MJ: Can you tell me a little bit about the main challenges that SGA, and others, face when trying to get smart growth initiatives off the ground?
DG: It's interesting, because the challenges have evolved. When we started out there were a number of barriers. There were local government barriers, zoning codes as if handed from on high that outlawed the very kind of traditional neighborhoods that people found most appealing. The pre-World War II neighborhoods that were walkable, that had a commercial district you could walk to, that had street trees, sidewalks, and a mix of housing types. That all disappeared after World War II when this uniformed zoning swept the nation and it was very much automobile oriented—every single use separated from every other so that you had to have your school separated from your neighborhood, separated from your shopping district, separated from where you work so that the only way to get around was cars. And this was very much institutionalized. Raising the awareness that these codes were the DNA of sprawl that made it impossible to build the kind of neighborhoods that people said they wanted. That was one big barrier.
The other big barrier was that the whole development industry had grown up in this system so that everybody was very specialized. A developer would say, "I do subdivisions from the 250s to the 500s, that's what I do, that's what I know. To ask me to mix in some smaller houses, some apartments, and god forbid some retail, I don't know what to do with that." And the financial sector, they were used to projects where there were like 19 standard real estate product types that could be commoditized and bought and sold on Wall Street. That was a very standardized development system that had grown up. All of those things were things we had to deal with. And then there was the perception that in our culture, the single-family, detached house, with a three-car garage, filled to the gills with vehicles, was the dream to which everyone aspired. And I think one by one, many of these have been chipped away at and have fallen. As I said at the outset, we now have just a lot, I couldn't give you a number, but literally hundreds of local communities that have reexamined their comprehensive plans and their zoning codes and begun to adopt a different approach. We now have seen dozens and dozens of successful mixed-use projects. We've now seen a lot of urban redevelopment happen; urban living has become popular in a lot of places. And the demographic changes that we predicted and we were telling people back in the late 1990s and 2000 that were coming and that were changing the Ozzie and Harriet era, the post-World War II era—50 percent of the households had kids. Now, last year the share of single-person households edged past the share of households with kids and two parents. A major, major shift in the market. At the same time we're seeing this senior tsunami of people; every year the number of people turning 65 is rising and is projected to rise up until about 2030. So that is a difference. That creates a different demand. That's a big change.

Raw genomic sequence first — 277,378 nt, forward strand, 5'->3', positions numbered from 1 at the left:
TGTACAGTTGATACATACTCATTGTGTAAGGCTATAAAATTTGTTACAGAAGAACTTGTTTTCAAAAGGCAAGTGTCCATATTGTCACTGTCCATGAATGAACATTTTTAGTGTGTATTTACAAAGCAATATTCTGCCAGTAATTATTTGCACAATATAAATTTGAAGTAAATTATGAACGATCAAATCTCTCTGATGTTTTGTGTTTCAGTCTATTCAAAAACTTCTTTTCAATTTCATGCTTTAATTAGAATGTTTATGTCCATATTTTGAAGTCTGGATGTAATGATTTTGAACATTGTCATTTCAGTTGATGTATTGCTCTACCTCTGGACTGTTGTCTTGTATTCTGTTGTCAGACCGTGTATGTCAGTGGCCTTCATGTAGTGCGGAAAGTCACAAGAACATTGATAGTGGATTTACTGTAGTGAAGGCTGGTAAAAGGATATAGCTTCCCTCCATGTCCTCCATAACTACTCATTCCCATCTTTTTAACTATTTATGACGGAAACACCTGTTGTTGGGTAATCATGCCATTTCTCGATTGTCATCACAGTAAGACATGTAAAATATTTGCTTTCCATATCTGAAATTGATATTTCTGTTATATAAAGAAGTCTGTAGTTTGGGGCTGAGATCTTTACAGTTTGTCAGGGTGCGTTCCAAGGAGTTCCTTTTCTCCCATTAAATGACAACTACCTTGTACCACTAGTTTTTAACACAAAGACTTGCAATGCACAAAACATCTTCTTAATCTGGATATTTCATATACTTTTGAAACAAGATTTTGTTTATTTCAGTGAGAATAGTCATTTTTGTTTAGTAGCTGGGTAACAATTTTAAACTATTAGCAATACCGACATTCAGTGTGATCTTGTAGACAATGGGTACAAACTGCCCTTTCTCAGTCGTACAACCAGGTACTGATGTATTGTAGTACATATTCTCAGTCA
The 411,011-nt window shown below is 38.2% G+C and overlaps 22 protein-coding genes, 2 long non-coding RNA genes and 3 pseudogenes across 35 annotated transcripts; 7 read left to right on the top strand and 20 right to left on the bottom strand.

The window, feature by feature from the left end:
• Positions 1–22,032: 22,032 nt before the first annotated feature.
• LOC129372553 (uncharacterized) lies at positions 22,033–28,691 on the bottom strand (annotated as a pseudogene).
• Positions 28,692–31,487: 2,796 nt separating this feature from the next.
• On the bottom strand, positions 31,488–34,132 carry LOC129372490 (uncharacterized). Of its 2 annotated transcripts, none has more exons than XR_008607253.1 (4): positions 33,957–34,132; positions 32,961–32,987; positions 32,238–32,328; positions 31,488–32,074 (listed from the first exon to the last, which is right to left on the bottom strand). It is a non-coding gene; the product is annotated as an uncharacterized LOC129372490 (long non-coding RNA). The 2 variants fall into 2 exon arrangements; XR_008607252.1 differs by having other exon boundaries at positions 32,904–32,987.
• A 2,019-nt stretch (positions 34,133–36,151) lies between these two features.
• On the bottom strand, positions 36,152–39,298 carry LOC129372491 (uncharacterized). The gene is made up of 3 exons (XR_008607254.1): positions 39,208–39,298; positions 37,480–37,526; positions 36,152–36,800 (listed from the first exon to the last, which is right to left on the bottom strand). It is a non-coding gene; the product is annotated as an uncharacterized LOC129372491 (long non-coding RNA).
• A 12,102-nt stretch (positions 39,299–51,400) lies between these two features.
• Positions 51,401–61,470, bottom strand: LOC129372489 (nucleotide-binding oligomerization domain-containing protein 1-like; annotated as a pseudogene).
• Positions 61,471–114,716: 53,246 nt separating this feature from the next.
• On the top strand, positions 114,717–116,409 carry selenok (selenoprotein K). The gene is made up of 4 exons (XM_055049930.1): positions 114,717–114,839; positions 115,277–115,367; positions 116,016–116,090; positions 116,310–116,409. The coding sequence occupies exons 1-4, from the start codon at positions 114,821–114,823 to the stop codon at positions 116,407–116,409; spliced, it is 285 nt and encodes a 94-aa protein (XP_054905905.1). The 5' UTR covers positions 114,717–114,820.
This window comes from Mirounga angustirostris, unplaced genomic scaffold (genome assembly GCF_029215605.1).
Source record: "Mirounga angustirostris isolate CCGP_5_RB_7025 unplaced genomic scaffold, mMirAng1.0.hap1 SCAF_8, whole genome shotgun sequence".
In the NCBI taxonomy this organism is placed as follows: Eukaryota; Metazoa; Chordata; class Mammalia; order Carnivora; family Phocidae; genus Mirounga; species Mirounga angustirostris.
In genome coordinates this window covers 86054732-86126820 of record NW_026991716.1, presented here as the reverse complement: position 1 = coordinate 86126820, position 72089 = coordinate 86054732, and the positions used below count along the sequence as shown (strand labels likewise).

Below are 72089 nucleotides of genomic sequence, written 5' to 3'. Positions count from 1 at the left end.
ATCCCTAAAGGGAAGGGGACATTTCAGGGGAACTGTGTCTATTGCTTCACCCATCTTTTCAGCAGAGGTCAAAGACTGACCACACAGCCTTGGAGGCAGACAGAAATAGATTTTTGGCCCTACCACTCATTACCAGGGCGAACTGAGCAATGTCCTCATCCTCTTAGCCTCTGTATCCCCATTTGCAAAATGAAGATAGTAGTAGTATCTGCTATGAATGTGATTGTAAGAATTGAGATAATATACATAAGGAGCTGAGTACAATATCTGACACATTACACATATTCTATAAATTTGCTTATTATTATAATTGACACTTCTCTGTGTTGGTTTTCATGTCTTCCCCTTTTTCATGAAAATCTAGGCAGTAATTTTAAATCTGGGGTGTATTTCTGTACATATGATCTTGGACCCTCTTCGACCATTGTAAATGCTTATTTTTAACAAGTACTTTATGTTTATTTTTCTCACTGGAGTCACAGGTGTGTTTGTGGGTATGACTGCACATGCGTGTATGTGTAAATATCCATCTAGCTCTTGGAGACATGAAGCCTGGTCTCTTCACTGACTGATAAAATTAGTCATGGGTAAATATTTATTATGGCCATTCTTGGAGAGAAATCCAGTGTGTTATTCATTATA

The tipping point in my view is being reached as we speak. The housing collapse has really been in many ways an exurban phenomenon. The places that are suffering the most are many of them the most car dependent. They got this double whammy. The developers overbuilt. We had this "Drive 'til you qualify" system for people to find they would drive out farther and farther to where the land was cheaper and the developers would be building the bigger houses and selling them for less. But that whole system has kind of fallen apart because, first of all, there's lots of people trying to get into these houses paying more than, ultimately we find out, they're worth, with these creative, innovative mortgage products that meant that they were paying more than they could really afford. And so the market for the subdivisions out there has really fallen off. There's a lot of excess inventory. There're lots that haven't even been built on yet. There are people living in subdivisions that they can't even get out of because there are so many other houses like theirs on the market, and people aren't really looking for that right now. They're looking for something where they don't have to spend as much money on the gas.
MJ: What do you think is going to happen to all those homes that are out there—we see a lot of them in the Bay Area—of people who live far out and want to commute in? With the mortgage crisis, do you have any research on what is going to happen to those homes? Are they eventually going to be bought up or turned into something else?